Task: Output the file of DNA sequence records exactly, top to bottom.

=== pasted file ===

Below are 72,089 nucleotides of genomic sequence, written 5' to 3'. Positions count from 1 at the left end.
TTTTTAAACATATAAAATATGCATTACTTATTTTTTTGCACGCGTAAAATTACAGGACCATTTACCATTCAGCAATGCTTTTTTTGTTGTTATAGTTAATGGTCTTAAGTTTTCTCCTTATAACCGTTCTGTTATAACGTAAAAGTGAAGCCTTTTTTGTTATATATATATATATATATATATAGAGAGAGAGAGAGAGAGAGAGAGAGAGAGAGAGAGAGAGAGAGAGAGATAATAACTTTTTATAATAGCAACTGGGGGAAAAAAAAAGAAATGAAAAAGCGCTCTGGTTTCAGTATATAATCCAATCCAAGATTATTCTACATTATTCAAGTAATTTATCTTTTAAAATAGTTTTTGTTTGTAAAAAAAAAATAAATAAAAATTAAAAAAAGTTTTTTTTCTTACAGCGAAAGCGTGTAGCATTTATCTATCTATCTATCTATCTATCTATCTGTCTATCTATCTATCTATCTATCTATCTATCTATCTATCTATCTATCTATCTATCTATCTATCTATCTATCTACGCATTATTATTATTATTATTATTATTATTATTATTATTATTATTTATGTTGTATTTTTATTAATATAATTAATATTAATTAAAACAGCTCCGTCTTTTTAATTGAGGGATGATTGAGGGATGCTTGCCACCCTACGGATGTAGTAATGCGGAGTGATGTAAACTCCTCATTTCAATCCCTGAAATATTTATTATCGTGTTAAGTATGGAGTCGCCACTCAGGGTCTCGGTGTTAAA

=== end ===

Below are 72,089 nucleotides of genomic sequence, written 5' to 3'. Positions count from 1 at the left end.
TTTTTAAACATATAAAATATGCATTACTTATTTTTTTGCACGCGTAAAATTACAGGACCATTTACCATTCAGCAATGCTTTTTTTGTTGTTATAGTTAATGGTCTTAAGTTTTCTCCTTATAACCGTTCTGTTATAACGTAAAAGTGAAGCCTTTTTTGTTATATATATATATATATATATATAGAGAGAGAGAGAGAGAGAGAGAGAGAGAGAGAGAGAGAGAGAGAGAGATAATAACTTTTTATAATAGCAACTGGGGGAAAAAAAAAGAAATGAAAAAGCGCTCTGGTTTCAGTATATAATCCAATCCAAGATTATTCTACATTATTCAAGTAATTTATCTTTTAAAATAGTTTTTGTTTGTAAAAAAAAAATAAATAAAAATTAAAAAAAGTTTTTTTTCTTACAGCGAAAGCGTGTAGCATTTATCTATCTATCTATCTATCTATCTATCTGTCTATCTATCTATCTATCTATCTATCTATCTATCTATCTATCTATCTATCTATCTATCTATCTATCTATCTACGCATTATTATTATTATTATTATTATTATTATTATTATTATTATTTATGTTGTATTTTTATTAATATAATTAATATTAATTAAAACAGCTCCGTCTTTTTAATTGAGGGATGATTGAGGGATGCTTGCCACCCTACGGATGTAGTAATGCGGAGTGATGTAAACTCCTCATTTCAATCCCTGAAATATTTATTATCGTGTTAAGTATGGAGTCGCCACTCAGGGTCTCGGTGTTAAA